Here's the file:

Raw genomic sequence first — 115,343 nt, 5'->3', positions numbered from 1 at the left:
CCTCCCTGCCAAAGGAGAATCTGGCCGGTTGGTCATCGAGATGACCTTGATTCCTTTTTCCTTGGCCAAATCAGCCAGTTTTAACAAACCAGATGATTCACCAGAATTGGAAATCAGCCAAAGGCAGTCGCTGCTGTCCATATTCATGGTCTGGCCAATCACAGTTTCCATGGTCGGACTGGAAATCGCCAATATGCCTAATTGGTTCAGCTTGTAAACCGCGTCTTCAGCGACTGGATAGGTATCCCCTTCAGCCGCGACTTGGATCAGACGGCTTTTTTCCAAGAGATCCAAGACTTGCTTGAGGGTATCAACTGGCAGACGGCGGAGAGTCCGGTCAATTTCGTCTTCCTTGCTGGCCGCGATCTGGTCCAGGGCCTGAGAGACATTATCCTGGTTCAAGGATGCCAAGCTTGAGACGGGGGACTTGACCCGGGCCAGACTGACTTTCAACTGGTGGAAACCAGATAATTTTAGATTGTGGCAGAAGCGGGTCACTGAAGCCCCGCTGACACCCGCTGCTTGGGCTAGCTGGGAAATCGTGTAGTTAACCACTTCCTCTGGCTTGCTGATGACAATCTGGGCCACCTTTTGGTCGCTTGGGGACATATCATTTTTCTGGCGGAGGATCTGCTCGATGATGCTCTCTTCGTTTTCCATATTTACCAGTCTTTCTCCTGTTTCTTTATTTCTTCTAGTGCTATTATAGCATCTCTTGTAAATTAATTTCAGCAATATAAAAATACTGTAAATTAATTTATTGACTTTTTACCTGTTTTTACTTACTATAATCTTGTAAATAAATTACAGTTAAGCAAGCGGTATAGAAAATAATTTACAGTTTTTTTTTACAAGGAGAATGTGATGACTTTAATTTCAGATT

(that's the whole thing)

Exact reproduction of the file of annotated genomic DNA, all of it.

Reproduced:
Raw genomic sequence first — 115,343 nt, 5'->3', positions numbered from 1 at the left:
CCTCCCTGCCAAAGGAGAATCTGGCCGGTTGGTCATCGAGATGACCTTGATTCCTTTTTCCTTGGCCAAATCAGCCAGTTTTAACAAACCAGATGATTCACCAGAATTGGAAATCAGCCAAAGGCAGTCGCTGCTGTCCATATTCATGGTCTGGCCAATCACAGTTTCCATGGTCGGACTGGAAATCGCCAATATGCCTAATTGGTTCAGCTTGTAAACCGCGTCTTCAGCGACTGGATAGGTATCCCCTTCAGCCGCGACTTGGATCAGACGGCTTTTTTCCAAGAGATCCAAGACTTGCTTGAGGGTATCAACTGGCAGACGGCGGAGAGTCCGGTCAATTTCGTCTTCCTTGCTGGCCGCGATCTGGTCCAGGGCCTGAGAGACATTATCCTGGTTCAAGGATGCCAAGCTTGAGACGGGGGACTTGACCCGGGCCAGACTGACTTTCAACTGGTGGAAACCAGATAATTTTAGATTGTGGCAGAAGCGGGTCACTGAAGCCCCGCTGACACCCGCTGCTTGGGCTAGCTGGGAAATCGTGTAGTTAACCACTTCCTCTGGCTTGCTGATGACAATCTGGGCCACCTTTTGGTCGCTTGGGGACATATCATTTTTCTGGCGGAGGATCTGCTCGATGATGCTCTCTTCGTTTTCCATATTTACCAGTCTTTCTCCTGTTTCTTTATTTCTTCTAGTGCTATTATAGCATCTCTTGTAAATTAATTTCAGCAATATAAAAATACTGTAAATTAATTTATTGACTTTTTACCTGTTTTTACTTACTATAATCTTGTAAATAAATTACAGTTAAGCAAGCGGTATAGAAAATAATTTACAGTTTTTTTTTACAAGGAGAATGTGATGACTTTAATTTCAGATT